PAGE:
It seems almost every day we hear about horrific car accidents and the tragic loss of lives on our roads. Quite often the knee-jerk reaction is to blame our youth but it would appear that adult drivers are just as responsible on many levels.
After all, from a young age children spend hundreds of hours behind the person behind the wheel.
Stop bad practice
Phil Preston is the coordinator of the STEER Project – a youth driver program, who says that the next step in the program is to nip bad practice in the bud, at the place where kids first see driving behaviour. ‘We are hearing some concerning stories and noticing a case of “monkey see, monkey do” when youth start driving’, says Phil. ‘It is important for parents and supervising drivers to set the best example possible.’
‘Over 150 learner drivers have completed the Safer Drivers Course for Learners with STEER’, says Phil. ‘Now it’s the supervising drivers’ turn.’
The program, called Monkey See Monkey Do, is an evening which focuses on ways adult drivers can improve their driving skills, knowledge and awareness. Of particular importance is modelling great behaviour around alcohol and driving.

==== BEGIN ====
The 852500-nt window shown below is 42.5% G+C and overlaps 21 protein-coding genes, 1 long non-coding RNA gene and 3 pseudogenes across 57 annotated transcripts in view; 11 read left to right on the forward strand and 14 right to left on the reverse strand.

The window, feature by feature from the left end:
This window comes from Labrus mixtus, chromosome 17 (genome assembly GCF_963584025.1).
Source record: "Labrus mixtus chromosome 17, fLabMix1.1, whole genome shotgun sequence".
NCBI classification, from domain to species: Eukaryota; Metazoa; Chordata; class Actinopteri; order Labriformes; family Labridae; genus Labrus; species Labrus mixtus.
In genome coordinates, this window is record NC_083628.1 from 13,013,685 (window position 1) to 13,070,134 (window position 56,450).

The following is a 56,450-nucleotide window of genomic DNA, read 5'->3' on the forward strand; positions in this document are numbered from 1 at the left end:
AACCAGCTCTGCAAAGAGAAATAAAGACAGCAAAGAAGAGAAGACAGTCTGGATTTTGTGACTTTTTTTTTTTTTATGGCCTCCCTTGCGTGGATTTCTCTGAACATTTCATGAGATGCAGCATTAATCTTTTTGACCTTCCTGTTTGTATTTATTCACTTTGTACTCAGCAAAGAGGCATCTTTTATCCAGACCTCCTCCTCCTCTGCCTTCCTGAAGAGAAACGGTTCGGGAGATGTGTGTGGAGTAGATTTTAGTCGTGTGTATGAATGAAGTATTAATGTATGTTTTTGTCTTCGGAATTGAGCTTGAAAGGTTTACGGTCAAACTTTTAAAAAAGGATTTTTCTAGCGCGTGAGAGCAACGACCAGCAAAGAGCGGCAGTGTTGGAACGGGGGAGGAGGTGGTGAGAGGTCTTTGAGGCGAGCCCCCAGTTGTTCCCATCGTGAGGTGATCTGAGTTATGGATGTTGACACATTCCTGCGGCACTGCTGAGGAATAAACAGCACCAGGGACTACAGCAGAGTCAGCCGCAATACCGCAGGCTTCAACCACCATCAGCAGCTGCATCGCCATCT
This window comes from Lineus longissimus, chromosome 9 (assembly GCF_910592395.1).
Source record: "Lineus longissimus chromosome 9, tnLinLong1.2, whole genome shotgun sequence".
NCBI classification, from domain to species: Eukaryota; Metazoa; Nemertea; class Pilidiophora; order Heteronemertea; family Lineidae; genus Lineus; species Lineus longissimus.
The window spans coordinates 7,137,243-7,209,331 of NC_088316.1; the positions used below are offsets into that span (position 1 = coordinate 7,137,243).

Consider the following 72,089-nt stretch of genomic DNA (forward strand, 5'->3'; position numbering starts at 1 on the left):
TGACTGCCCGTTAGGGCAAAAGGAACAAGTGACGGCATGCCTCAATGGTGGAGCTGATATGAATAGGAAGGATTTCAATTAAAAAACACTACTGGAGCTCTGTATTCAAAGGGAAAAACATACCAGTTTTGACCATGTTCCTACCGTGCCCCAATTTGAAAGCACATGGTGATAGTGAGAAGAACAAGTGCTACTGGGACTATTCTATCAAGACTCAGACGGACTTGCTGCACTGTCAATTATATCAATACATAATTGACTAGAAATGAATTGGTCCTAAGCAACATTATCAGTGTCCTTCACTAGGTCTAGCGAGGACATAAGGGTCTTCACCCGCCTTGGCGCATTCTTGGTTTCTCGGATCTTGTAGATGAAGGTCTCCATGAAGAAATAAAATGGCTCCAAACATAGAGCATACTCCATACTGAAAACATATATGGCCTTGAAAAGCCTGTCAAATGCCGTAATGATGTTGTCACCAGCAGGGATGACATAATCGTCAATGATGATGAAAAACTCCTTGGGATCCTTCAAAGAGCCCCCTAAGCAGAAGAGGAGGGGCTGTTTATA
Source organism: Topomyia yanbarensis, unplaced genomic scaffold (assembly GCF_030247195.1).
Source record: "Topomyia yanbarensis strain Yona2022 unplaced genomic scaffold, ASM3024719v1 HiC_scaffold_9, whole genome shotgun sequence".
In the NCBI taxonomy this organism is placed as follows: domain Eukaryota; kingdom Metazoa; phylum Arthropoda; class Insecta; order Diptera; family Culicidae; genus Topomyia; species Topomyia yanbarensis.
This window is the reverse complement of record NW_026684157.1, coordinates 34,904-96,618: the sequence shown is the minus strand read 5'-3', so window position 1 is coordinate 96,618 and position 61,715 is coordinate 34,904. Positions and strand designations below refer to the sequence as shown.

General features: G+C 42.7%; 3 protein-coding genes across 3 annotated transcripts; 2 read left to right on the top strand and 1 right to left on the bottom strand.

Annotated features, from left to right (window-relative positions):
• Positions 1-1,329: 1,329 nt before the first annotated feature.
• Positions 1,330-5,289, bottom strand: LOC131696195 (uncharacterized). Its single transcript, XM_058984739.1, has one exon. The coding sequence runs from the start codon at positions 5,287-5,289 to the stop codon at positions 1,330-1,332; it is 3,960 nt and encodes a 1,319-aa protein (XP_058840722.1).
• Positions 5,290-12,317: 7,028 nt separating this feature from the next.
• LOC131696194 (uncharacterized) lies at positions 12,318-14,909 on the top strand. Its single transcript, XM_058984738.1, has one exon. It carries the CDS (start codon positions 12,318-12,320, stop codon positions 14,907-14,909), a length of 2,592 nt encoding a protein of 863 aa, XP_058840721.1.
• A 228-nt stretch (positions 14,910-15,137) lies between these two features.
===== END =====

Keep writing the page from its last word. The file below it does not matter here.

‘The aim of the evening will be to increase supervising driver awareness and improve driving habits – and implicitly the driving of youth who observe them,’ says Phil.
A Keys Please Kiosk will be set up on the night, offering information and regular breath testing to increase awareness of safe drinking and driving.
‘We will have a conversation about safe driving in a relaxed environment.
‘A variety of information, videos and fun activities will increase driver habits and awareness. Rather than worrying about young drivers as they leave the driveway, it’s best to be confident we have been great role models ourselves.’
Monkey See Monkey Do will be held at the Mullum Civic Hall on Thursday April 10 from 7pm. The cost is $12 with light refreshments and soft drinks included. Bookings essential; visit: www.steerproject.org.au or contact Phil on 0414 809 330.